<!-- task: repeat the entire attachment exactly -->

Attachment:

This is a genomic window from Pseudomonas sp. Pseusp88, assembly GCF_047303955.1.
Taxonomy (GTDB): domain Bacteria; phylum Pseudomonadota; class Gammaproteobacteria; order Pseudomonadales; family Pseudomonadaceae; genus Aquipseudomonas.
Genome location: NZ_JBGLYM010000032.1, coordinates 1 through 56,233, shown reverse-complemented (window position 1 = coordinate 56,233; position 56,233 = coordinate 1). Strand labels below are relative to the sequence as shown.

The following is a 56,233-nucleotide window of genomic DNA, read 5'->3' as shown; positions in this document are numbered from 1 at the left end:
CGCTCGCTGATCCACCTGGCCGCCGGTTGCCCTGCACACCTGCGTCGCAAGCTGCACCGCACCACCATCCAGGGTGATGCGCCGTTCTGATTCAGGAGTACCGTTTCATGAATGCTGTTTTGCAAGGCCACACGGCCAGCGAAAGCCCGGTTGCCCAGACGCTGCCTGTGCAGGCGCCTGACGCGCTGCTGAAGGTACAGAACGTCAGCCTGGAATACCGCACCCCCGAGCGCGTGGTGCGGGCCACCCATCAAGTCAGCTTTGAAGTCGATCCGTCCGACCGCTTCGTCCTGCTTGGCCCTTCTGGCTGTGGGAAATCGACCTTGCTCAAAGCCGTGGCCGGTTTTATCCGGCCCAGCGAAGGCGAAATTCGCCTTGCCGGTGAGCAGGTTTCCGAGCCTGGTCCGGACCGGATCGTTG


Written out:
This is a genomic window from Pseudomonas sp. Pseusp88, assembly GCF_047303955.1.
Taxonomy (GTDB): domain Bacteria; phylum Pseudomonadota; class Gammaproteobacteria; order Pseudomonadales; family Pseudomonadaceae; genus Aquipseudomonas.
Genome location: NZ_JBGLYM010000032.1, coordinates 1 through 56,233, shown reverse-complemented (window position 1 = coordinate 56,233; position 56,233 = coordinate 1). Strand labels below are relative to the sequence as shown.

The following is a 56,233-nucleotide window of genomic DNA, read 5'->3' as shown; positions in this document are numbered from 1 at the left end:
CGCTCGCTGATCCACCTGGCCGCCGGTTGCCCTGCACACCTGCGTCGCAAGCTGCACCGCACCACCATCCAGGGTGATGCGCCGTTCTGATTCAGGAGTACCGTTTCATGAATGCTGTTTTGCAAGGCCACACGGCCAGCGAAAGCCCGGTTGCCCAGACGCTGCCTGTGCAGGCGCCTGACGCGCTGCTGAAGGTACAGAACGTCAGCCTGGAATACCGCACCCCCGAGCGCGTGGTGCGGGCCACCCATCAAGTCAGCTTTGAAGTCGATCCGTCCGACCGCTTCGTCCTGCTTGGCCCTTCTGGCTGTGGGAAATCGACCTTGCTCAAAGCCGTGGCCGGTTTTATCCGGCCCAGCGAAGGCGAAATTCGCCTTGCCGGTGAGCAGGTTTCCGAGCCTGGTCCGGACCGGATCGTTG